Picture credit: J.B. Handelsman for The New Yorker
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  • Kelly Thompson

    I was reminded at the march that 53% of white women who voted, voted for DLH. I was then reminded this morning when a fb friend posted this photo of biker women. These women are the property of their men. These same women who are forming the ‘wall of meat’ against woman’s rights at the women’s march in D.C. Then I started thinking about Christian white women condemning women for working and wanting equal rights and what the bible says about it. http://biblehub.com/ephesians/5-22.htm. So listen just this alone is reason enough for women of the world to unite against ownership and oppression. https://uploads.disquscdn.com/images/96ab276eafe71e18d24cd3d16b5d32470a17af054d15117682858e459751fefb.jpg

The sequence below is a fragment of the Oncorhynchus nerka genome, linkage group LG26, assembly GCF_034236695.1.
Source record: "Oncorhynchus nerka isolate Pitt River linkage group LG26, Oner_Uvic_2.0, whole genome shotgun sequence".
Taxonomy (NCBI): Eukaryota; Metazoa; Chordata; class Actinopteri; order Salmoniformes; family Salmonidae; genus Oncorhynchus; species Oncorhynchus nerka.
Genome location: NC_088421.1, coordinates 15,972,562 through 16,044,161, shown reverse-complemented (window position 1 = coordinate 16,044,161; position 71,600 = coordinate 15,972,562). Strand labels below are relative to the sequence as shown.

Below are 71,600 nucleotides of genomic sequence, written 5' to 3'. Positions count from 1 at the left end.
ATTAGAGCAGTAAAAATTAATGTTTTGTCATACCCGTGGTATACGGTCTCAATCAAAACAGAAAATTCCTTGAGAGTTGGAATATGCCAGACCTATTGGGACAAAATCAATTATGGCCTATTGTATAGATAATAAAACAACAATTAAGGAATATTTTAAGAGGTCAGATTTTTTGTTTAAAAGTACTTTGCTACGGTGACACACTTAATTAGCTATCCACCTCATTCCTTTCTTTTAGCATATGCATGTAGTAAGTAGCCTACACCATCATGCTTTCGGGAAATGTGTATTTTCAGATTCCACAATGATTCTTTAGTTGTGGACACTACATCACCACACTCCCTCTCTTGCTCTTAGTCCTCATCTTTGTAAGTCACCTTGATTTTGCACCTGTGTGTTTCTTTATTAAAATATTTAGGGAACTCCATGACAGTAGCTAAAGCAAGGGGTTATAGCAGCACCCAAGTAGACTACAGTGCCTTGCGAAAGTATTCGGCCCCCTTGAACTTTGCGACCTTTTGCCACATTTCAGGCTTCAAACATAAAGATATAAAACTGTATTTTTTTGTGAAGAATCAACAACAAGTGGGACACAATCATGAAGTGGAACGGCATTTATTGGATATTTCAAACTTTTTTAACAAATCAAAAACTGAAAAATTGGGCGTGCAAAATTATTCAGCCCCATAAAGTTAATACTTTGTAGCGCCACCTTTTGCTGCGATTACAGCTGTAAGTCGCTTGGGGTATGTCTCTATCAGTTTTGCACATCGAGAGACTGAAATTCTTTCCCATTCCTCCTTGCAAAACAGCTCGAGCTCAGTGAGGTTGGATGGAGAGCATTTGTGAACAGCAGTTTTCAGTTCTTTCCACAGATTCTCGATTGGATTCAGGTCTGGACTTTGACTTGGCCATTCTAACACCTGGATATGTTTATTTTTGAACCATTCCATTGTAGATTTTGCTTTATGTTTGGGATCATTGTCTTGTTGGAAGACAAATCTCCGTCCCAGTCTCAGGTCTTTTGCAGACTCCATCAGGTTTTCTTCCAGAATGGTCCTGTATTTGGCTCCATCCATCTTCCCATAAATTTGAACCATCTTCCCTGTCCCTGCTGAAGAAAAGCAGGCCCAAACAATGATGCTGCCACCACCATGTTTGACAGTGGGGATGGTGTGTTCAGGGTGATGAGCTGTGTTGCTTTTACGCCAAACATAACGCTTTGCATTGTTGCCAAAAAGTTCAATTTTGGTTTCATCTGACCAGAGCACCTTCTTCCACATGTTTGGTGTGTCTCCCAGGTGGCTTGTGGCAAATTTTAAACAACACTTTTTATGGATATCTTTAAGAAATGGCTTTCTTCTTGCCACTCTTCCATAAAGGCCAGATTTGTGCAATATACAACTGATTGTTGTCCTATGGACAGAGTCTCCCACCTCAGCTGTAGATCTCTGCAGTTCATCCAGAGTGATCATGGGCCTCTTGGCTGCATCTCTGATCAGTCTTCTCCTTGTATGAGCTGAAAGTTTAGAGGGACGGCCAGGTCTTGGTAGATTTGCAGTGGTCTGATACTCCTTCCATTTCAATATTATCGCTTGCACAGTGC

• Karen Petersen

    This is a very interesting study. But I would like to see this group broken down into various subsets, ie, high school education, college, masters, professional, stay at home moms, etc and also regional groupings. All the white women I have ever known in college, and later as professionals in the NY work force, were Democrats but clearly I see now that is a skewed sample.

    • usalars

      Have just filed a comment above yours, my basic view filed 100s of times in NY Times comments to no effect. In our America belief in the 19th century USCB system of classifying us (us Americans, maybe you are a Dane), I am both US SE.

    • usalars